‘Bomb Plot involving aircraft’ imposes heightened airport screening
In a response to counter-terrorism operations; screening across Australian airports has been heightened in the wake of a large-scale operation conducted across four Sydney suburbs on Saturday afternoon.
It’s currently unclear what the exact response involves, especially considering other wider trends with recent US revising device restrictions from carriage onto aircraft after originally blocking passengers from carrying laptops and digital devices.
At this point in time airlines are being advised of additional screening measures from the Australian Government with Virgin Australia having released information about measures across domestic and international airports
The Sydney Morning Herald reported raids being related to a “terrorist cell and a bomb plot to bring down an aircraft” with Seven News reporting AFP and NSW Police being involved with over 40 officers.
Was this a ‘home affairs’ thing?
Existing command structure has allowed already established counter-terrorism collaboration across agencies. Whilst the efficacy of an overhauled umbrella security agency only seems to have merit when Australia finds convenience in established ideas from afar. In fact former PM Abbott’s Chief of Staff thinks it may not be such a great idea. But all in all, will we ever return to a pre-9/11 security stance? Ross Gittin (SMH) thinks the hype (terrorism) is not what it’s cracked up to be.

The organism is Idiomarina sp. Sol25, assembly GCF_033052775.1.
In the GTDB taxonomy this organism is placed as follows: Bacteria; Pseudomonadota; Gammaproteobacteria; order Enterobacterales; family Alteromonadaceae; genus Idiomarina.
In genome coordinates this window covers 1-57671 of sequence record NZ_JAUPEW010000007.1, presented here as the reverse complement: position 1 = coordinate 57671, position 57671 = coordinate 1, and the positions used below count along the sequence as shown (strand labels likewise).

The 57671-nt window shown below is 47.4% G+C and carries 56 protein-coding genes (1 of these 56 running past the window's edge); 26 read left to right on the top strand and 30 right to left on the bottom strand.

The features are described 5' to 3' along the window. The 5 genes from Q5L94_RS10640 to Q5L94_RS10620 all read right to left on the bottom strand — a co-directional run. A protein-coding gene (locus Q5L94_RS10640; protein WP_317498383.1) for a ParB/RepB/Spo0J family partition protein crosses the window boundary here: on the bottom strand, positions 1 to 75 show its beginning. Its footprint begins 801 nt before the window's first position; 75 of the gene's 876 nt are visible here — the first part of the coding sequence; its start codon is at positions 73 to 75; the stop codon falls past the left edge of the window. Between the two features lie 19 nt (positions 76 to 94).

We might expect to see more ‘international travel’ style security protocols which already prohibit the following:
- Travelling passengers only permitted beyond security screening
- Liquid, aerosol and gel restrictions on quantity
- Supplying ‘Advanced Passenger Information ‘— ID’s are checked on all international flights, and this may become the norm for Australian domestic flights.
- Explosive trace detection
Mind you Minister Darren Chester said our screening was ‘robust’ according to The Oz. Apparently not.
On the side
Also noticed the people at Office of Transport security offer you ‘right’ to no screening. A right gives you something, but I guess freedom isn’t free. You’re offered the choice of no-screening which allows you to not-travel. Hmm.